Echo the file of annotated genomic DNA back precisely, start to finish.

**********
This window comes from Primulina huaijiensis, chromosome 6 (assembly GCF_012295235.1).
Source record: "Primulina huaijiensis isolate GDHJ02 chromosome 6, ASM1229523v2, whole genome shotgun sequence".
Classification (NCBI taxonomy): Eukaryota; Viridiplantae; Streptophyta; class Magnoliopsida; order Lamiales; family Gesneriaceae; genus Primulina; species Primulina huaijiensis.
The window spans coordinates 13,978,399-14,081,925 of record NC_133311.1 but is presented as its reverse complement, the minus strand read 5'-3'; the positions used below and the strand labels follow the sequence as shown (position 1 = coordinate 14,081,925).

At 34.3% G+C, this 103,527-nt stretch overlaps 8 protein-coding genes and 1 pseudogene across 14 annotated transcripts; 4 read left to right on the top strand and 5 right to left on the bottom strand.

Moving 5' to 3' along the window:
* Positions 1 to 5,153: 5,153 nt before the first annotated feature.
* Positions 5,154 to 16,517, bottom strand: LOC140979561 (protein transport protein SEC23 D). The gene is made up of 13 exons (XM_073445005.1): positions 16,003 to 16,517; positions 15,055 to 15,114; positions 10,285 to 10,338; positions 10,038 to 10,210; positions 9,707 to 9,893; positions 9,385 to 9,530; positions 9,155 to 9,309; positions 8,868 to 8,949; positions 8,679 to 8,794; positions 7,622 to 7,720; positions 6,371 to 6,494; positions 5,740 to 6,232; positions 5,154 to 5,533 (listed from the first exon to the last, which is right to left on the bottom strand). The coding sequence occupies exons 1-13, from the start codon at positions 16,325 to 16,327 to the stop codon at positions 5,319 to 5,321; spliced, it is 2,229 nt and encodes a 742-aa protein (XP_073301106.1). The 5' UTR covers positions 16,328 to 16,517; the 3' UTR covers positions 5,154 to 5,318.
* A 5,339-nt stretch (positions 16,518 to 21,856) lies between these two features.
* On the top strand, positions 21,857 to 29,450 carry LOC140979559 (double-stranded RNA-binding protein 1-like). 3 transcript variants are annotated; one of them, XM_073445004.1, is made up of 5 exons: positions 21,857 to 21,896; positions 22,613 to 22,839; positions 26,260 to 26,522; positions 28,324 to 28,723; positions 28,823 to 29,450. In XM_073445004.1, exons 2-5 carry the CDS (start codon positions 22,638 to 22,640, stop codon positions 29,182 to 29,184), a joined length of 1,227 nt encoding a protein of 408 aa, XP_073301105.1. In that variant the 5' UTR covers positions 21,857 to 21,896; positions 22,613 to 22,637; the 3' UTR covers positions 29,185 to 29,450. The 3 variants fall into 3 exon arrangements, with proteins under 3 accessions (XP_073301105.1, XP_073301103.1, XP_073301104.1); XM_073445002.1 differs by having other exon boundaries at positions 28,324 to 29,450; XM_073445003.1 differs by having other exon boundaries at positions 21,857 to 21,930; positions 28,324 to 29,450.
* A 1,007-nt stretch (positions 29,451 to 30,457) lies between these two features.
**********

This window comes from Primulina huaijiensis, chromosome 6 (assembly GCF_012295235.1).
Source record: "Primulina huaijiensis isolate GDHJ02 chromosome 6, ASM1229523v2, whole genome shotgun sequence".
Classification (NCBI taxonomy): Eukaryota; Viridiplantae; Streptophyta; class Magnoliopsida; order Lamiales; family Gesneriaceae; genus Primulina; species Primulina huaijiensis.
The window spans coordinates 13,978,399-14,081,925 of record NC_133311.1 but is presented as its reverse complement, the minus strand read 5'-3'; the positions used below and the strand labels follow the sequence as shown (position 1 = coordinate 14,081,925).

At 34.3% G+C, this 103,527-nt stretch overlaps 8 protein-coding genes and 1 pseudogene across 14 annotated transcripts; 4 read left to right on the top strand and 5 right to left on the bottom strand.

Moving 5' to 3' along the window:
* Positions 1 to 5,153: 5,153 nt before the first annotated feature.
* Positions 5,154 to 16,517, bottom strand: LOC140979561 (protein transport protein SEC23 D). The gene is made up of 13 exons (XM_073445005.1): positions 16,003 to 16,517; positions 15,055 to 15,114; positions 10,285 to 10,338; positions 10,038 to 10,210; positions 9,707 to 9,893; positions 9,385 to 9,530; positions 9,155 to 9,309; positions 8,868 to 8,949; positions 8,679 to 8,794; positions 7,622 to 7,720; positions 6,371 to 6,494; positions 5,740 to 6,232; positions 5,154 to 5,533 (listed from the first exon to the last, which is right to left on the bottom strand). The coding sequence occupies exons 1-13, from the start codon at positions 16,325 to 16,327 to the stop codon at positions 5,319 to 5,321; spliced, it is 2,229 nt and encodes a 742-aa protein (XP_073301106.1). The 5' UTR covers positions 16,328 to 16,517; the 3' UTR covers positions 5,154 to 5,318.
* A 5,339-nt stretch (positions 16,518 to 21,856) lies between these two features.
* On the top strand, positions 21,857 to 29,450 carry LOC140979559 (double-stranded RNA-binding protein 1-like). 3 transcript variants are annotated; one of them, XM_073445004.1, is made up of 5 exons: positions 21,857 to 21,896; positions 22,613 to 22,839; positions 26,260 to 26,522; positions 28,324 to 28,723; positions 28,823 to 29,450. In XM_073445004.1, exons 2-5 carry the CDS (start codon positions 22,638 to 22,640, stop codon positions 29,182 to 29,184), a joined length of 1,227 nt encoding a protein of 408 aa, XP_073301105.1. In that variant the 5' UTR covers positions 21,857 to 21,896; positions 22,613 to 22,637; the 3' UTR covers positions 29,185 to 29,450. The 3 variants fall into 3 exon arrangements, with proteins under 3 accessions (XP_073301105.1, XP_073301103.1, XP_073301104.1); XM_073445002.1 differs by having other exon boundaries at positions 28,324 to 29,450; XM_073445003.1 differs by having other exon boundaries at positions 21,857 to 21,930; positions 28,324 to 29,450.
* A 1,007-nt stretch (positions 29,451 to 30,457) lies between these two features.